I read the Bible in three weeks
For years, I carried a guilty secret. I’d devoted my life and career to the God of the Bible, and yet I had never actually read the entire thing. So I embarked on an adventure: I would read the whole Bible in just three weeks. I figured at least I would feel a little less like the hypocrite that I already am.
Tearing through the Bible at about fifty to a hundred pages per day has one clear benefit: you don’t get caught up in the details. I have been trained to inspect and dissect Bible passages in long, drawn out studies where two hours on four verses might be considered fast. I understand the benefit of this method, but sometimes I miss the forest for the trees. When you have one minute to read through Ephesians 1, you don’t have time to worry about how many times Paul says, “In Christ.” For me, this was a good thing.
So what did I learn? Two things. First, many of the characters of the Bible are more scandalous and scary than I remembered. Sure there are heroes like Joseph and Daniel who remain (apparently) untouched by the sin I struggle with. But for every Joseph there is a David or Solomon waiting in the wings.
Why is it that we like David so much? Sure, he wrote some nice poems that we’ve turned into worship songs; of course, it’s those same poems that talk about the union of babies’ heads and rocks. Sometimes the violence seems positively self-indulgent. When I read the stories of all but a few of the Kings of Israel and Judah, the question I ask is, “Why on earth would God want to save this lot?” Much of my Sunday School education consisted of moralizing the lives of people like David and Solomon. “What big giants does God want you to confront in your life?” “What sins do you need to repent of?” or “If you could ask God for one thing, what would you ask him for?” The Old Testament was reduced to a collection of simplistic morality tales, the reader approving or disapproving the actions of a given character and then appropriating the correct behavior.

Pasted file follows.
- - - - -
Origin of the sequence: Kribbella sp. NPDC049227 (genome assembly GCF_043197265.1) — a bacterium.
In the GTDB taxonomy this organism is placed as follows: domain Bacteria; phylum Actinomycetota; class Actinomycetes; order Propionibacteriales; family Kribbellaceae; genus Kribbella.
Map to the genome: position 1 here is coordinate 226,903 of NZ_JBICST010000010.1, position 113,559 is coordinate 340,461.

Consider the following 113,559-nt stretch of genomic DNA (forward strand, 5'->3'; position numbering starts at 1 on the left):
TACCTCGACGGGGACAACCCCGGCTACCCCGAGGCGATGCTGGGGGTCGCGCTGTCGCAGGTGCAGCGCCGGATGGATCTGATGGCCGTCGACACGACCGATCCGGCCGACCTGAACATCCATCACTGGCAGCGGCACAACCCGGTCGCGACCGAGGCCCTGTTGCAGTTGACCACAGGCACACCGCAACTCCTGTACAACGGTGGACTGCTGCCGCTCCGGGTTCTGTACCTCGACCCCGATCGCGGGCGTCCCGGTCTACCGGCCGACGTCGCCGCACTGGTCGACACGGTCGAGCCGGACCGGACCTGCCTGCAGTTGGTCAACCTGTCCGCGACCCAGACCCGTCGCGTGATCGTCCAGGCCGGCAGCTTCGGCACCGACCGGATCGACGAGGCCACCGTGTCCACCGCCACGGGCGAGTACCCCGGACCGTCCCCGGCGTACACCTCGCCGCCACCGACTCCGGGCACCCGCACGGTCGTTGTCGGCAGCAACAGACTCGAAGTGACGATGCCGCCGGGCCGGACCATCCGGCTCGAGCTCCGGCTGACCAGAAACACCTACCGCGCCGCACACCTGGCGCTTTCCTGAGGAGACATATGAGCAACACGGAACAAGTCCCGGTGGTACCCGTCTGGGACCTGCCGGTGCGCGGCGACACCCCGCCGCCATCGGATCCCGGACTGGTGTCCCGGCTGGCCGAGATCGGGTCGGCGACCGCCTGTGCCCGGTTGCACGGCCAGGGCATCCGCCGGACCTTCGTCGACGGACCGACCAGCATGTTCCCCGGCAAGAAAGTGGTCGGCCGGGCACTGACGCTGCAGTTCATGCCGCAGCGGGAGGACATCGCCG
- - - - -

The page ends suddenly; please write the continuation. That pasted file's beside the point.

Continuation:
If the Old Testament (and the New Testament for that matter) is not about “do or don’t do as these people,” what is it about? This brings me to my second discovery. One line that caught my attention over and over is God’s refrain, “I will be your God, you will be my people.”
When God establishes his covenant with Abram in Genesis 17, he says that he will be the God of “you and your descendants after you.” While in exile in Egypt, God tells Moses to say to the Israelites, “I will take you as my own people, and I will be your God.” Throughout Jeremiah and Ezekiel, as the Israelites deal once again with exile, the promise comes through the prophets, “I will be your God, you will be my people.”
This theme does not end with the Old Testament. 2 Corinthians and Hebrews remind us of this promise, and Revelation 21 gives us a majestic picture of what is to come: “Now the dwelling of God is with men, and he will live with them. They will be his people, and God himself will be with them and their God.”
Throughout my life it has never seemed that simple. I have been drawn to a complex and unattainable theology where the norm is a four-hour discussion over coffee about whether God’s love is an immutable attribute. I can appreciate the desire to know God through a systematic theology that protects our faith from infiltration; however, such an approach can take away the mystery and simplicity of our faith.
It was quite an adventure to read the Bible in three weeks. But today, if you asked me what the whole thing is about, I would reply simply, “It’s about God saying, ‘I will be your God, and you will be my people.’” All the stories in the Old and New Testaments build on this idea. Whether you consider the creation accounts, the punishment of David, the death and resurrection of Jesus or the movement of the gospel among the Gentiles, it’s all about God making a people for his own. That is good news.